and any reloader worth damn has at least a couple of reloading manuals on his shelf
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and a stack of bullets waiting to be reloaded
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i like using Oregon Trails Laser-Cast bullets a lot. i buy direct from them, and that helps on the cost. shipping costs on a box of lead sucks though, let me tell you. their 255 grain semi wadcutter for the 45 long colt is great, as are all their other bullets i've tried, like the 170 grain flat nose 30-30 bullets. shot a boar through the skull AND severed it's spine with a head on shot with one of those gems, and the bullet held up. dropped that big tusker in his tracks. he was a damned good tasting critter. mmmmmm, smoked honey and salt cured ham. mmmm. homemade bacon. mmm. oop, sorry. mind kind of wandered there for a moment

here is a box of jewels. this is another way i make shooting a little more affordable. this is a box of remington 125 grain golden saber hollow points for the .357's. when i buy 2000 at a time, it costs me a lot less than buying them by the 100, as is typical. i bought this box on sale for less than $100.00. two boxes of these usually last me about a year. (thanks to smith and wesson, i have a .22 that is a great substitute for practicing, since it has the same weight and feel of my 6" .357) i bought these from Midway USA, which is one of the best online and catalog resources for shooters and reloaders. they even carry a ton of gunsmithing products, which i've tapped into from time to time.
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most ex-military guys will find the following true at home. no matter what room you go into in my house, there will be some reminder of my time in the military, even if it's some trinket i picked up overseas stashed away in the drawer in that room. my reloading bench is no different. this is a belt buckle i bought and wore during the 70's. i broke the clip off the back, so now it's just another piece of memorabilia laying around.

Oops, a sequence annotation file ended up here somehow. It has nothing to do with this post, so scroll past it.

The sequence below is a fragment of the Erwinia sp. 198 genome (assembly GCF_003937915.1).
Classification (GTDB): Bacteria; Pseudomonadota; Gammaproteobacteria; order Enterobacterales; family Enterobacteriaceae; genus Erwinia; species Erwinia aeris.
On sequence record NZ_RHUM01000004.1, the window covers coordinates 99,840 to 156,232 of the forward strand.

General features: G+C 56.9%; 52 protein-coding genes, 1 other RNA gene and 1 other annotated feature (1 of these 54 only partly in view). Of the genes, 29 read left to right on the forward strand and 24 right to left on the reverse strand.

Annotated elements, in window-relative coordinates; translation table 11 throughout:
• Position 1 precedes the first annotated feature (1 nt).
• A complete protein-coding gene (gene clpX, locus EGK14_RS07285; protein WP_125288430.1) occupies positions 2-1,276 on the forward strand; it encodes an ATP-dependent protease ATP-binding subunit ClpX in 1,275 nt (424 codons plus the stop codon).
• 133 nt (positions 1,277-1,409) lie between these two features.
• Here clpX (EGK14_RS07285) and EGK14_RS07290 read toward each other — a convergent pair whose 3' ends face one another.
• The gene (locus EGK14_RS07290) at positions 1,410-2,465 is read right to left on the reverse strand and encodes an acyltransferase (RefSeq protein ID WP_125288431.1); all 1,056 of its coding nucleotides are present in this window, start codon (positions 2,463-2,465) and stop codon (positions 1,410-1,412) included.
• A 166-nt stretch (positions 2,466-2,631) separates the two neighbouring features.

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5 Comments:

Anonymous Anonymous said...

And I thought radical terrorists would have a problem on the East coast! Looks like the West coast is ready too! -Transylvania, NC

5/29/05, 10:32 PM  
Blogger bothenook said...

don't know about terrorists, but the targets have something to worry about!

5/29/05, 11:33 PM  
Blogger Va Beach Herb said...

Boat,

After seeing you post comments on Willy Shakes site I thought I would check your blog out. Great stuff, with a wide variety of topics. I dare say that nowhere else can you get info on how to make great stir-fry and reloading ammo all in one web page!
By the way, I have that exact same belt buckle.
I am bookmarking your site for future visits, keep up the interesting stuff.
Regards,
Herb

6/7/05, 8:17 AM  
Blogger Countertop said...

Great post, and great blog BTW, but this post in particular has motiated me to redouble my efforts to finish my reloading bench and begin on another fine hobby right away (even if I aint an engineering type)

6/10/05, 7:50 AM  
Anonymous Anonymous said...

Great blog! I see you have a 50th anniversary Sierra reloading manual. You should get their latest edition. It's got great info for reloaders.

10/30/06, 1:48 PM